The Bee’s Knees and Other Delicious Secrets

Italian restaurateur serves up a delicious slice of American history

Renzo Maietto has been waiting a lifetime to live in the 1920s.
Photo by Matt Rose

When Renzo Maietto opened his eponymous Ristorante in downtown Hendersonville four years ago, his mission was a passionate faithfulness to his culinary heritage. With his newest space, Renzo’s Speakeasy, the goal is still authenticity, but part of the flavor profile has changed.  

Secrets and sidecars behind this door.
Photo by Matt Rose

Maietto is a native of Italy’s Verbania-Pallanza region, where a spread of the Swiss-Italian Alps and picturesque Lake Maggiore resembles the topography of mountainous Henderson County into nearby Lake Lure. Under Maietto’s favor, Hendersonville gained sister-city status, and he brought the taste of his homeland to his new hometown’s Main Street, opening for business next to the circa-1904 historic building he acquired last winter. Three years ago, the restaurateur told Bold Life that, for him, “cooking knowledge is like music … you have to be infused with it in childhood to have a basis for excellence with it in the future.”

He’s never thought much of Americanized versions of Italian food, preferring the simple but sophisticated recipes he learned from his grandmother, “Nonna Angelina,” during childhood summer vacations. But when Maietto decided to explore a disused top-floor room in his new building, he discovered a slice of American history too delicious to resist.

Employee Amy Besnard, in full flapper regalia, embodies the era.
Photo by Matt Rose

Vintage illegal-liquor bottles led him back to the Prohibition years, when the space was a hotbed of illegal shenanigans, proven by a period newspaper clipping that shows satisfied revenuers posing on Main Street, a handcuffed moonshiner in custody. The liquid treasure of mountain stills was served up in the building’s remote upper regions, and today, the narrow beadboard preserved on the ceiling and walls looks like lines of old writing paper waiting for a new story. 

Always prowling after the next big thing, Maietto set about restoring the space to its former dark glory, this time as his own Speakeasy. On opening night in late June, one had to whisper a predetermined password — a popular slang term from the 1920s — in order to gain entrance via a formal doorman.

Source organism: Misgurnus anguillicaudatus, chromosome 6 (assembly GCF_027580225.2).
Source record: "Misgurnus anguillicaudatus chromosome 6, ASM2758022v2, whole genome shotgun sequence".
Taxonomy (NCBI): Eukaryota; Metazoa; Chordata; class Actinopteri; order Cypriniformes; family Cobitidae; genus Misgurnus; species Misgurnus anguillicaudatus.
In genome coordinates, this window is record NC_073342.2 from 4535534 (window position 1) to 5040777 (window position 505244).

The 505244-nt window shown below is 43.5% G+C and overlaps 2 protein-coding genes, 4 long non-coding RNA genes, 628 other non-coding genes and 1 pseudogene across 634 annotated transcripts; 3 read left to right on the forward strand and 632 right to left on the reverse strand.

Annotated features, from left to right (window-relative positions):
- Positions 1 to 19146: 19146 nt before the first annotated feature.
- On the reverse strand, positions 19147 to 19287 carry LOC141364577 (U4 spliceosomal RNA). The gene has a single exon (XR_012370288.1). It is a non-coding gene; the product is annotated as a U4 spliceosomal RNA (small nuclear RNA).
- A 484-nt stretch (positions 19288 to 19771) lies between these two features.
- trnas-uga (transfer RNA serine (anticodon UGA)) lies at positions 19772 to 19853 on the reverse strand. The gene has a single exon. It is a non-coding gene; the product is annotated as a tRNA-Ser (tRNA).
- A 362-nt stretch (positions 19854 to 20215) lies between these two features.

the Mary Pickford is among the authentic cocktails served up at the full bar.
Photo by Matt Rose

A trip up the steep interior stairs ended in a boxcar-like space that segued into a small dining room. Ornate chandeliers, a midnight palette with pops of Art Deco glitz, and a well-appointed bar stylishly accomplished the vibe of the time. 

The spread of special small plates included avocado and smoked salmon on radicchio; pasta topped with prosciutto, mozzarella, and Besciamella (commonly known by its French name, Béchamel) sauce; squash risotto; and other delicacies. The full menu from the adjacent Ristorante was also available. 

House band Nello Masci.
Photo by Matt Rose

As usual, the food was exquisite. Maietto’s “Pasta Della Nonna,” with meatballs, herbs, and creamy cheeses in a gorgeously fresh tomato base, was so good it could make a hardened mobster (or moonshiner) cry. And the drink list was comprehensive and expertly curated, including classic Prohibition cocktails such as The Sidecar, a Gin Rickey, The Last Word, and many more. It’s hard to gush enough about the fantastic Mary Pickford, a deceptively simple mix of top-shelf white rum, grenadine, and pineapple juice created specifically for the 1920s film actress and producer on a trip to Cuba. 

Maietto’s own star quality is plucked full cloth from Old Hollywood. In one of his signature tailored suits, kissing hands and sweeping about the room tending to guests, he evoked various famous figures spanning the ’20s through the ’40s. For him, dance icon Fred Astaire was always the epitome of the American dream — “that kind of ambition, that sophistication,” he explains. Citing his former stints as an actor and architect, Maietto reveals that “to [be of] that time period was always my inspiration, one of my biggest dreams — and I am living it today. A miracle.” 

A vintage newspaper clipping shows the underbelly of Main Street.

Live music is pretty essential to any flapper-era bar, and tribute group Nello Masci, a local Italian family band, played crowdpleasers from many decades. They “can embrace all ages, young and old,” points out Maietto. The act’s repertoire was stocked with Big Band standards, disco nuggets, soul classics, and ’80s pop tunes, and since the drinks here are served strong — as they should be in any Speakeasy — there wasn’t any danger of the dance floor emptying out.

Going forward, however, it would be nice to enjoy low-pitched smoky jazz some nights, the better to hear the spicy revelations of one’s dining companion. Because isn’t a mystery bar all about low-spoken secrets?

Renzo’s Speakeasy, 504 North Main St., Hendersonville. The bar is open Fridays and Saturdays with appetizers, small plates, and full-menu options, 7pm until late. For reservations or questions, call Renzo’s Ristorante at 828-551-7766 or see renzos.us.


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